top of page

Navigating Ambiguity: Maintaining Trust Despite Changing Guidelines

As much relating to the coronavirus is still unknown, there has been changing information as related to safety guidelines, modes of transmission and vaccination timelines (amongst other issues). The realities of dealing with the novel coronavirus and emerging information has caused confusion and in some cases distrust in leaders. In this section we will explore the behavioral mechanisms used when navigating ambiguity and methods for effective communication in uncertain times.

A major issue affecting the communication during the pandemic is potential distrust in both scientists and institutions. To examine this further, we looked at trust as an individual phenomena. Trust is rooted in consistency, “calculus based trust", "Identity based trust" and mutual shared goals.


  1. Consistency- for institutions and science, both of these have taken a hit during the pandemic. The changing information surrounding the usage of masks, how the virus spreads and who is at risk has caused confusion, and sewed the seeds of a mistrust in the information being released. This can be difficult given how little was originally known about the virus and how much more there is still to learn. An example of this was how early on the WHO underplayed the role of the mask, only to later change its mind. Doubts about the efficacy of mask usage has snowballed and in some places resulted in reduced mask usage. Another example is the promotion of the drug hydroxychloroquine by both President Trump and President Bolsonaro. This drug has after early trials was found likely to be ineffective, causing a blow to the credibility of both presidents. A way to potentially work against the negative effects of inconsistency would be to present a united front, even on guidelines that may later change. If leaders and scientists agree, then there is less doubt and room for argument.

  2. Calculus based trust - known also as deterrence based trust, which is essentially doing as one promises out of fear of consequences. Here for government this concept holds steadfast whereas for science it is more nebulous. A strong example of this most democratically elected leaders who have no choice but to work to fight the pandemic or otherwise be voted out of office. There is more distrust for the scientific community, perhaps because they are not necessarily perceived as having the same accountability, perhaps due to a larger anonymity. It could be helpful to present a point person for accountability (such as Dr. Fauci) rather than address the scientific community broadly.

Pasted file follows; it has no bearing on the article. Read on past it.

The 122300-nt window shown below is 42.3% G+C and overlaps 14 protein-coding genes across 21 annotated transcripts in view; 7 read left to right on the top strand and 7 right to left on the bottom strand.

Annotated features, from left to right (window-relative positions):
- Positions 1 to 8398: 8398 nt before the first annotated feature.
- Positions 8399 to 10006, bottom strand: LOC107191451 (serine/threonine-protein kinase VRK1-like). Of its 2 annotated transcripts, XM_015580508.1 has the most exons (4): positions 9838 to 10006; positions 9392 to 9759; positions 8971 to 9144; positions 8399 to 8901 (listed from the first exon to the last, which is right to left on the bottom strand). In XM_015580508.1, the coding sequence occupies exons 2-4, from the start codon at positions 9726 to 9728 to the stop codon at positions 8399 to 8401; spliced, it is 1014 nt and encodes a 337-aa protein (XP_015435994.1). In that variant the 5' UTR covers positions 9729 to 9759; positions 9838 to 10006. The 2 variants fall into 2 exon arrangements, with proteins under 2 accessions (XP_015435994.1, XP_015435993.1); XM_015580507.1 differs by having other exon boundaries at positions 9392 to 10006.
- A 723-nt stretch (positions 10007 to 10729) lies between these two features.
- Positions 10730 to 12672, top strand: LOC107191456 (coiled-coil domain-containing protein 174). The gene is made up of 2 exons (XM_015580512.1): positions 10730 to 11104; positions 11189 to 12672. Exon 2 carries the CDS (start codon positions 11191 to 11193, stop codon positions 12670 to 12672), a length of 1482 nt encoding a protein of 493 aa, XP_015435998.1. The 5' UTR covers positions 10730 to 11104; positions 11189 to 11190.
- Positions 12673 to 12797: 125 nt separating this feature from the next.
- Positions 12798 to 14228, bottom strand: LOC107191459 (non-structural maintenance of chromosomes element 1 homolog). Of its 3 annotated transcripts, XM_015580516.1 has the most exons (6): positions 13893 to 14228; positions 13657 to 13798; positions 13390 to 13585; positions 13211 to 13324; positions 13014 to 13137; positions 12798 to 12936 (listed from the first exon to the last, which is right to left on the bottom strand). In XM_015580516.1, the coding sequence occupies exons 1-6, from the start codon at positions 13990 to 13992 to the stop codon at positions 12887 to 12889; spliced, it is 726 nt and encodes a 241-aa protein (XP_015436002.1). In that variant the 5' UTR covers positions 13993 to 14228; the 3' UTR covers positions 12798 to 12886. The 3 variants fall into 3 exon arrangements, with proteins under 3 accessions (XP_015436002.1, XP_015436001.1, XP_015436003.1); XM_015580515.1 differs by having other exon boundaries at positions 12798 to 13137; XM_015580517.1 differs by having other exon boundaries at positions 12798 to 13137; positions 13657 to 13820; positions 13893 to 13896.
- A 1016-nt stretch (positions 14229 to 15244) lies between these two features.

3. Identity based trust-This is the more intimate (and mutual) component of trust where both parties mutually believe that their interests would be protected by the other. Do you believe your institutions would defend your interests? Do you believe scientists have your wellbeing in mind? This is a highly personal question, and answers vary from case to case.

  4. Mutual shared goals- This checks out for governments, scientists, and citizens. In this case the universal goal would be the elimination of the coronavirus.


  1. Reasserting one’s goals and responsibilities in this pandemic. This would involve stressing that this is not about political interests or party affiliations, rather about the elimination of a universal threat. This was a method used universally but notable examples can be found in some leaders in Europe, such as Angela Markel, Prime Minister of Germany and Mette Frederiksen, Prime Minister of Denmark. In both of these countries, leaders pushed the issue beyond party lines as one of national responsibility. This mentality allowed for the virus to be the goal of the collective rather than the responsibility of one political party.By contrast, the United States, Mexico and Brazil are examples of cases that did not follow this method.

  2. Giving avenues for constituents to have questions answered and concerns addressed. It is important that individuals feel that their interests as individuals are going to be heard and if possible, addressed. This is very common in the United States and was a huge success with Andrew Cuomo, the Governor of New York. The answers that the Governor gave were so concise that his press briefings became wildly popular nationwide, to the point that the President had to reschedule his own around Cuomo’s. This is evidence of how important it is for individuals to know that they are being heard and to be communicated with directly.

  3. To address the uncertain and evolving information, it could be valuable to express the novelty of the situation, but regardless reassert the importance of following the guidelines given the mutual goal in mind. Most governments have stressed this, so more striking examples are governments who have underplayed the situation and claimed to have answers. The United States is a good example of this with the pushing of several treatments nationally, under the assumption that they would be effective. They were not, and this generally only created more confusion.








27 views0 comments


bottom of page